Magruder High School shooter bought ghost gun online, friend helped build it

The teen charged with shooting a fellow student at a Maryland high school last week told authorities he bought parts for the 9 mm ghost gun online and assembled it with a friend, a prosecutor said in court Monday.

Montgomery County State’s Attorney’s Office Juvenile Court Division Chief Carlotta Woodward told the judge at a bond hearing for Steven Alston Jr., 17, that the 15-year-old victim was critically wounded in the shooting at Magruder High School on Friday is fighting for his life, news outlets reported.

Alston is charged as an adult with attempted second-degree murder, felony assault, and weapons offenses. The judge ordered Alston held without bond Monday and granted a request that he be held at a juvenile facility.

Steven Alston Jr: What we know about the alleged Magruder High School shooter

An 11th grader, Alston brought the gun to school because he knew there would be a conflict that day and went to a boy's bathroom on Friday afternoon with the loaded gun in his waistband, Woodward said. Alston pointed it at the victim’s head and when the victim pushed the gun away, he was shot in the pelvis area, she said.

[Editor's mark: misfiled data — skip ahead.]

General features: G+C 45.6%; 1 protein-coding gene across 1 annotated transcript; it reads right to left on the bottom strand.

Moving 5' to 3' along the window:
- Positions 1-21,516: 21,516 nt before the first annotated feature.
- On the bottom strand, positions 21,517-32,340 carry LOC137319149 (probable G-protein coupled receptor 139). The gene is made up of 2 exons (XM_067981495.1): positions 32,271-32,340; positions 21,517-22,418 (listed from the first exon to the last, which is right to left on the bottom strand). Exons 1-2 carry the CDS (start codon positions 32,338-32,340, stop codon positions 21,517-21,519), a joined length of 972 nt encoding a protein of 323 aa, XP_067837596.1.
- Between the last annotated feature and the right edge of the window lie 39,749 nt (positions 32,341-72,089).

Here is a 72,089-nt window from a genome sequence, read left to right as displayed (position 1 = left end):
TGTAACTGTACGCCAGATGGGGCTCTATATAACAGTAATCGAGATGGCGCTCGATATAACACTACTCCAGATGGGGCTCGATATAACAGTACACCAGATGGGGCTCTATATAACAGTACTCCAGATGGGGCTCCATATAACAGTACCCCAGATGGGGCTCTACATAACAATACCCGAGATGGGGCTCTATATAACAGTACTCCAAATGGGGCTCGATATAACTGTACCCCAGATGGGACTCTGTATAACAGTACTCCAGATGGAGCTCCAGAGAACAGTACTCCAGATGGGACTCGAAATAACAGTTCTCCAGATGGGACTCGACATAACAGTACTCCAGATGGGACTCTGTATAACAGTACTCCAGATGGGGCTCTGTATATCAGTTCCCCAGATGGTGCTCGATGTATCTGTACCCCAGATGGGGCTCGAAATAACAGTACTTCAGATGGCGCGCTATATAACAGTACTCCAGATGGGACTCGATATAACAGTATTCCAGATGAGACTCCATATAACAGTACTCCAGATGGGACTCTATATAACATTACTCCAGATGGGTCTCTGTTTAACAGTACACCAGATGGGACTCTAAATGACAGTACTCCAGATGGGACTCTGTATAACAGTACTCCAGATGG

After the shooting, Alston went to a classroom with other students and was found with the magazine with nine bullets in his sock, Woodward said.

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Later in the day, Montgomery County Police Chief Marcus Jones said, investigators learned that other students who had been in the bathroom tweeted about the shooting, identifying the suspect and the victim, instead of calling 911 or alerting staff that a classmate had been shot. The wounded student wasn’t found until a security sweep during the change in classes, he said.

Authorities identified the gun used as a ghost gun, an untraceable weapon that’s usually sold in pieces. Five such guns have been recovered at county schools this academic year, State’s Attorney John McCarthy said.

Citing Alston’s lack of criminal history, attorney Lucy Larkins asked the judge to allow the teen to be released to home detention, so he could take classes virtually.

"I know he is committed to continuing his studies," Larkins said. The judge denied the request.